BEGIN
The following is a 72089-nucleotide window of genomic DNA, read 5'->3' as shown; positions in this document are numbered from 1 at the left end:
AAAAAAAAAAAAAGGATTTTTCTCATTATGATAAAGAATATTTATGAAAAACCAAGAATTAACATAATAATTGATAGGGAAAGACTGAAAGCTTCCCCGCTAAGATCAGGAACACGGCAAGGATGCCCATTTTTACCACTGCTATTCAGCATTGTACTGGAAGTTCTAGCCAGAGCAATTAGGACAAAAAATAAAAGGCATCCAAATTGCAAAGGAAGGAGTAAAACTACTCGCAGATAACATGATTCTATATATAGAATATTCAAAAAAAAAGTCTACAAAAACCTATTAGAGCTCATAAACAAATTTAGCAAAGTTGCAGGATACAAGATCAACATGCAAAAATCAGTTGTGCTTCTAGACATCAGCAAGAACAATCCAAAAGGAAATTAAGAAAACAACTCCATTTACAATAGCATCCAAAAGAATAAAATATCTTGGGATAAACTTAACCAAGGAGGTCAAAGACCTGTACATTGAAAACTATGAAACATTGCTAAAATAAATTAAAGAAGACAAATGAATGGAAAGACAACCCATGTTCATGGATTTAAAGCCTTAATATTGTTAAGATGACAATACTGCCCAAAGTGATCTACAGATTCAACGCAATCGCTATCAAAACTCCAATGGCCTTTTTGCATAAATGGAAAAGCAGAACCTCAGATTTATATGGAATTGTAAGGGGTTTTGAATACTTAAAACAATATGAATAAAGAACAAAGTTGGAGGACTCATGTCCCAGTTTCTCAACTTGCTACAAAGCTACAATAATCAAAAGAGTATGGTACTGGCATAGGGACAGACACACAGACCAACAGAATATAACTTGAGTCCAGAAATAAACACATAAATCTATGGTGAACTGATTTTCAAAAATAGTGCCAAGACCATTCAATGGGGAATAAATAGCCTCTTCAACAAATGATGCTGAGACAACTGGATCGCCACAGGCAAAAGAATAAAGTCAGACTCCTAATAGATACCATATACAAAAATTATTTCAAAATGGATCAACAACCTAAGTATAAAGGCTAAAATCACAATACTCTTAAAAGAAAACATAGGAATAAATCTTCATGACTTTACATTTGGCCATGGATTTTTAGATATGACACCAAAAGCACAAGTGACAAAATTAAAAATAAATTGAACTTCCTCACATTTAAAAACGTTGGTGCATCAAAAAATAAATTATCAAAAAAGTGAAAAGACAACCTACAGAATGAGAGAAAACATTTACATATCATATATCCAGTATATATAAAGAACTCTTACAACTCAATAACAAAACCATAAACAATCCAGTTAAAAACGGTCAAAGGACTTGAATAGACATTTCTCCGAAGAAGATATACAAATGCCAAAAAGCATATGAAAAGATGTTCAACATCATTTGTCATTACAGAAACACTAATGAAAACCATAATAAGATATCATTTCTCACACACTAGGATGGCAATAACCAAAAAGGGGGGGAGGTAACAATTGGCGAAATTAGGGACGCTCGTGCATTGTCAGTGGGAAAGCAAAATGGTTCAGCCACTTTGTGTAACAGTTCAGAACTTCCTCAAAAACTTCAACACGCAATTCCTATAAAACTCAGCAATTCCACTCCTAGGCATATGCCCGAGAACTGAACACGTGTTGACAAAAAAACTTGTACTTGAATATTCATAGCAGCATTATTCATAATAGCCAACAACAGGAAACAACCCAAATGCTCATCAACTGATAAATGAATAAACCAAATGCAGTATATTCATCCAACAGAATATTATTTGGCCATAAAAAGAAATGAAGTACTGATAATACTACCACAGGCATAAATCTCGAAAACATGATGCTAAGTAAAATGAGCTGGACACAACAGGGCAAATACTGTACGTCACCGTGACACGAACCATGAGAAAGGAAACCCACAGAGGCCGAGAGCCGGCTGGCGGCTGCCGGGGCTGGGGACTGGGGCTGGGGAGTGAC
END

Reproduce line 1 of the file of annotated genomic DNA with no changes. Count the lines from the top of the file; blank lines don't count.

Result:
The following is a 72089-nucleotide window of genomic DNA, read 5'->3' as shown; positions in this document are numbered from 1 at the left end: